We saw this post on Open Forum, and then Mashable and thought that it was a great question to ask by Mashable, since there’s a wealth of potential for some markets.
You may have seen in the past that we have compared the features of the main social media monitoring tools. Well, there's now a new tool to add to the list! Cruvee is the first vertical social media monitoring tool, that we’re aware of.
This approach seems proven and popular for the wine market with around 30% of US wineries using it. With that evidence, why aren’t we seeing more platofrms like this for other markets? A gold mine, surely. That said, Cruvee remains free, for now!
What makes Cruvee so special?
Paul Mabray, VinTank’s chief strategy officer, says that Cruvee’s strength is in its ability to understand wine-specific language and taxonomy, as well as the fact that it monitors wine-specific social platforms. Mabray goes on to explain the specific terms that Cruvee’s algorithm has been callibarated for as it monitor 77 wine-specific platforms across mobile and web including cellar management software and the iPhone app Drync.
Once brands have inputted their winery informationis also aggregated through an API to an audience of 2.2m potential customers, with partners like winelog.net as well as to the brands own Facebook page, do read the full post on Open Forum to get the details.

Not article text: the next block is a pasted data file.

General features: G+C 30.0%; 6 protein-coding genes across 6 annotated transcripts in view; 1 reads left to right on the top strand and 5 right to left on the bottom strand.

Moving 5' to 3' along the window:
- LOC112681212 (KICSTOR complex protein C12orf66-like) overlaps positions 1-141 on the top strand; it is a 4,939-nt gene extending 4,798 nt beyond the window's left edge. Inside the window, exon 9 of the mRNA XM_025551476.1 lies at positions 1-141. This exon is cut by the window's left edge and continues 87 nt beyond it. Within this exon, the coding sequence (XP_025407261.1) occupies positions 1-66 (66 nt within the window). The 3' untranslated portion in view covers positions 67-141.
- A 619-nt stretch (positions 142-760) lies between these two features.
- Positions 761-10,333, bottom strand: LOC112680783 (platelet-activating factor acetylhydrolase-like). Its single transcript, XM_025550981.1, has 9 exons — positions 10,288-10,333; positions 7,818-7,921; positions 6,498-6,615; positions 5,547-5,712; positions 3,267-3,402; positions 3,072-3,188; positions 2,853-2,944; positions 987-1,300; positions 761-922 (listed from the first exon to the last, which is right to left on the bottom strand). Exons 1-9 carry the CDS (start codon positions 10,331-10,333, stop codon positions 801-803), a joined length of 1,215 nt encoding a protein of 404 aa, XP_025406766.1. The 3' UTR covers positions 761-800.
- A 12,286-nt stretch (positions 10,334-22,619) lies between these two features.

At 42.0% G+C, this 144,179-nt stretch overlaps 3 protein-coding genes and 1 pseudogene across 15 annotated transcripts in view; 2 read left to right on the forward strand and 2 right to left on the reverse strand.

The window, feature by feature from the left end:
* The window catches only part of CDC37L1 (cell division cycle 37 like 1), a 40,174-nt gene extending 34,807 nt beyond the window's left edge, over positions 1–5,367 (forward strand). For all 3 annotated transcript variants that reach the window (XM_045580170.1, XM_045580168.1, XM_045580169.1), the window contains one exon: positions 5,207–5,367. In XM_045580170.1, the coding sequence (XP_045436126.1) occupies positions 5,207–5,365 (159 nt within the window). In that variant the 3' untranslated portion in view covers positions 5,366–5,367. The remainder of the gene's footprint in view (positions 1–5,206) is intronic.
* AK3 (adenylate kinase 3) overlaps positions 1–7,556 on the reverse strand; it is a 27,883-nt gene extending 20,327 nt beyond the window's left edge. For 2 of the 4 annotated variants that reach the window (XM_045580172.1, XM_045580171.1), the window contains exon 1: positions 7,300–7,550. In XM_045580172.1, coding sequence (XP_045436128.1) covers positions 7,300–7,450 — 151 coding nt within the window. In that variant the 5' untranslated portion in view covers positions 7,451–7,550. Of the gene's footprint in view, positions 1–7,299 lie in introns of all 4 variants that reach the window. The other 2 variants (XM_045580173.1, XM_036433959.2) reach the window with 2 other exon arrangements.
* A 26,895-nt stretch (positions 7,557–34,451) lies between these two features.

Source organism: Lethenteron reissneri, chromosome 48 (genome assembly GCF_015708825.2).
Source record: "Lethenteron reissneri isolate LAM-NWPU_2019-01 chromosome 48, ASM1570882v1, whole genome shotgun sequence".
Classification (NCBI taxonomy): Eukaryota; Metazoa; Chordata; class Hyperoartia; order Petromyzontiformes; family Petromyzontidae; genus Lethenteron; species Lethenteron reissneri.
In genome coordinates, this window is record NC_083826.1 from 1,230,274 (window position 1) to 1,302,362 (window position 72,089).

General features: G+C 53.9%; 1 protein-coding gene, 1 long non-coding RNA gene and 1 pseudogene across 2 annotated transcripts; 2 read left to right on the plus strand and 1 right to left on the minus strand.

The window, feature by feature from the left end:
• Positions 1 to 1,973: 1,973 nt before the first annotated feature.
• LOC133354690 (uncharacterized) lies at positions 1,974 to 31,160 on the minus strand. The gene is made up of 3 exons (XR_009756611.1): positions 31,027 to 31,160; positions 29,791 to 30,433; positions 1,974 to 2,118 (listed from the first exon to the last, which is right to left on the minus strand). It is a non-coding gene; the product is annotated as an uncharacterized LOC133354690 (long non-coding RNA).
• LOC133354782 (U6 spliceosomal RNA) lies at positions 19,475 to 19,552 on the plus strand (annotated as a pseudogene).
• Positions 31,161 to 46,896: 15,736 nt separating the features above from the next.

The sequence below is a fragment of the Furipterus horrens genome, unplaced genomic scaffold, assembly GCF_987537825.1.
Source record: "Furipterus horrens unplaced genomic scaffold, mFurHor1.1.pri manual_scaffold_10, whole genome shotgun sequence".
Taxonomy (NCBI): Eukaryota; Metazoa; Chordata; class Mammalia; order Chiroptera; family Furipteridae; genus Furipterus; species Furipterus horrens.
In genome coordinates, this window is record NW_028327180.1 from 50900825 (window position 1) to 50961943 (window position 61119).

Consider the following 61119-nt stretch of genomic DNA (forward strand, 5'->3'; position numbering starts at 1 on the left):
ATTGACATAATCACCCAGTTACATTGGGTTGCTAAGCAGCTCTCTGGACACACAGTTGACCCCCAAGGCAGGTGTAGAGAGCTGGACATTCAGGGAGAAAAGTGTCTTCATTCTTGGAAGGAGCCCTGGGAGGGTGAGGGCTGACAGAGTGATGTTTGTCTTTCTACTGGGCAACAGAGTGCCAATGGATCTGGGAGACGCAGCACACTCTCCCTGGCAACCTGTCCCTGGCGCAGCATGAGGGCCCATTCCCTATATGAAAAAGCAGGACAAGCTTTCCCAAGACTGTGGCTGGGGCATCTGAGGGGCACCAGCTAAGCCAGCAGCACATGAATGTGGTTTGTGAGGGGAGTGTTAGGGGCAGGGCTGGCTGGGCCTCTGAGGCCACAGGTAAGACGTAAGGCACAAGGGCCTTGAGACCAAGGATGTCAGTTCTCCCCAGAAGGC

What are the opportunities here?
We think this is a great evolution opportunity for social media monitoring that makes sense to many markets becuase:
- Social media is about way more than the big networks and we know from experience that there are unique forums, blogs, web services, portals and apps that are all creating, sharing or mashing up data specific to our own niche - this trend will only grow, we’d suggest
- Those niche out-posts for your market are where the hot stuff specific to your brand’s language and your audience - where rich interactions between raving fans, sceptics and new learners are coming together
- Even the big listening tools (like Radian 6) can only monitor a percentage of the market anyway, it makes sense that tools honing in on markets or verticals would have a pretty big advantage
This model of mashing ‘big data’ together is something that commentators like Charlene Li tout as major/disruptive trends for 2011, the opportunity here is not only Cruvee mashing data and re-sharing, but other apps leveraging Cruvee’s API and creating value in other dimensions. Cool stuff?
Limitations? It likely couldn’t work, or wouldn’t be so relevant over industry standard tools, where there are limited specialist platofrms, services, blogs or forums - say consumer banking. That really is its key?
What do your think? Would it work in your market and would you pay for it?